Friday, July 10th was Tyson's last night with us. To celebrate his time here and mourn the fact that he was leaving, we had a night out with the gang. We went to Potbelly's for dinner (my favorite place to eat lunch and dinner in the Washington, D.C. area), up the Washington Monument (FINALLY!), and to Rosslyn to watch the Karate Kid at the park by the bridge. And then, tradition has it that we like to sit by the waterfront in Georgetown. And so we went down there with Tyson, one last time.
And now I have to say that WE MISS TYSON! We was the group leader- the planner, the person that made things happen. Daily, the question came up, "What are we going to do today?" And then someone would say, "Ask Tyson," or "Tyson wants to do (BLANK)." He always had a plan, a special skill for convincing people that his idea was the best idea ever, and was excellent at shepherding everyone in the same direction. And now, we are without a leader, and the social structure in the Barlow has loosened, and gotten a little chaotic. But it's all good. We only have to survive 2 more weeks. (Survive! Yeah, right. More like try to hold on to every last second and savor every moment).

On Saturday, July 11th, we went as a whole group to Gettysburg, Pennsylvania. We watched a movie at the vistor's center and then went up in the "Cyclorama" is a circular mural that shows the whole battlefield and they flash lights and stuff so it looks like there is a battle going on all around you. It sounds cheesy, but it was actually pretty cool. Then, we went to the museum. There was A LOT of stuff in there. Normally museums with a lot of stuff completely stress me out. When there is too much, I don't appreciate anything, and I feel like looking at everything and pretending to try and enjoy are just a waste of my time. BUT, I actually really liked this one. Genevieve, Cameron, and I were completely into it. We went really slow, taking pictures and reading everything... until we suddenly realized that we were supposed to have been back in the bus like ten minutes before. So, we rushed out of the exhibit, speed walked through the building (I didn't even get a chance to go to the gift shop! GRRRR.), and ran to the bus. Everyone was waiting for us, and started clapping when we stepped on. And then, for some reason, I could not escape that little mistake ALL DAY. Genevieve and Cameron weren't teased about it, but I was. For some reason, I am kind of famous for being late to things like this. And I am SO not always late! Adam in particular likes to tease me about it. For the rest of the day, everytime we got off the bus, like 3 people would make sure that I knew when to get back on. Or they would say things like, "tell Audrey an earlier time so that she's here when we need to leave. hahaha." I am a big girl, alright!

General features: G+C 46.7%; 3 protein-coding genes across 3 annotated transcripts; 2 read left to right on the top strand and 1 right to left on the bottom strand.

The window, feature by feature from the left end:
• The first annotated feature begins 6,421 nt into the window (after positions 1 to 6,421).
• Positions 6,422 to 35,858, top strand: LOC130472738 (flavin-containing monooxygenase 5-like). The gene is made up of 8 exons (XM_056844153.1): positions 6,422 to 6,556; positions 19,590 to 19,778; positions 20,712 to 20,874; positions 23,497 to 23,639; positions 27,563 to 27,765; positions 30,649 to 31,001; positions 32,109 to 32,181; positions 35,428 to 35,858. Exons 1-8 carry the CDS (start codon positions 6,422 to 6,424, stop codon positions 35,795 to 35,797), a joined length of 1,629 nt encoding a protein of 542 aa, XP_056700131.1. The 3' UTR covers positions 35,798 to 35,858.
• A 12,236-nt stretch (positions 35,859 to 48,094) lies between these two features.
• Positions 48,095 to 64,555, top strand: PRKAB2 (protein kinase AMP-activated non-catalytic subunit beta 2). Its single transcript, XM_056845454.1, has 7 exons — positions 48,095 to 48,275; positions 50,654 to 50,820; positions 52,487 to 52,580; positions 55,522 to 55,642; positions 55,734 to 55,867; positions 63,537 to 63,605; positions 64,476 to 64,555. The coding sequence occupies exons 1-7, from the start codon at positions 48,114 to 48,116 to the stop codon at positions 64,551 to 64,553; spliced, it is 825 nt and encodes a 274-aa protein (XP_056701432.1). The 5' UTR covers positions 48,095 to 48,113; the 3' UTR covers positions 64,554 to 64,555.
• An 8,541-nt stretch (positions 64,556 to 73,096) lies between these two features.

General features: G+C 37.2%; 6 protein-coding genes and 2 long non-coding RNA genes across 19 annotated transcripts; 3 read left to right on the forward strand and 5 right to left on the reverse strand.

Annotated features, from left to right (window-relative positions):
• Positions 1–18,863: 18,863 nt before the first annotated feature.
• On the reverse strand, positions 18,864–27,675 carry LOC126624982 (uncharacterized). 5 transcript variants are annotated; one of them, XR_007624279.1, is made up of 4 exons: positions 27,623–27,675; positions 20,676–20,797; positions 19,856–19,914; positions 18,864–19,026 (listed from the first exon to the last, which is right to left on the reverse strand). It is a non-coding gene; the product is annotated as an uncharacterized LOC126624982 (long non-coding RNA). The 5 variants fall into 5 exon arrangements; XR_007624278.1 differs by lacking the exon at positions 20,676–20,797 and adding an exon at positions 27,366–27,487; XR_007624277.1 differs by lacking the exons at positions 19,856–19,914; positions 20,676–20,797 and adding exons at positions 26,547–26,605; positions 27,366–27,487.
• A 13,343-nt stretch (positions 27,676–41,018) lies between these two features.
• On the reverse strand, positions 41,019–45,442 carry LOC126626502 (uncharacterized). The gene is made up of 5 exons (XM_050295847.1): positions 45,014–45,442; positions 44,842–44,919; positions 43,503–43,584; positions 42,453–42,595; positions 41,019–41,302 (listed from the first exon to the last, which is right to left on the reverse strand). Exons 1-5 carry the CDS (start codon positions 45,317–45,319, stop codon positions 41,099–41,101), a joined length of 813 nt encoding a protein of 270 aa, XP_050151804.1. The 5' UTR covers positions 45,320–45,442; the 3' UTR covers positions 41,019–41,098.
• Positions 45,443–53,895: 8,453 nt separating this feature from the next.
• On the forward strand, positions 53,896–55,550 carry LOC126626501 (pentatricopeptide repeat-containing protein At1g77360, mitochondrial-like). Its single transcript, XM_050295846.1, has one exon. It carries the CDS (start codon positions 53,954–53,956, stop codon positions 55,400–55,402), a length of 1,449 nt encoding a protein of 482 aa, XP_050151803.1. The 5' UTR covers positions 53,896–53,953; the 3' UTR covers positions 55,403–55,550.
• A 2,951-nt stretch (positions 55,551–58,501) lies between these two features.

But anyway, we rode around the battlefield in our bus with the tour guide man telling us things in very rapid speech that was hardly coherent for like an hour. The battlefield was beautiful, and apparentely it is almost perfectly preserved to how it was at the time of the battle. There were old houses that still had cannon ball shards in them, and all the battlefield land was still just open battlefield land. It was gorgeous. There was a lookout tower that we went up to see be able to see the whole area, it was just incredible. I can't believe that I was in the place where the Battle of Gettysburg took place. Abraham Lincoln delivered the Gettysburg Address in that place! It was cool.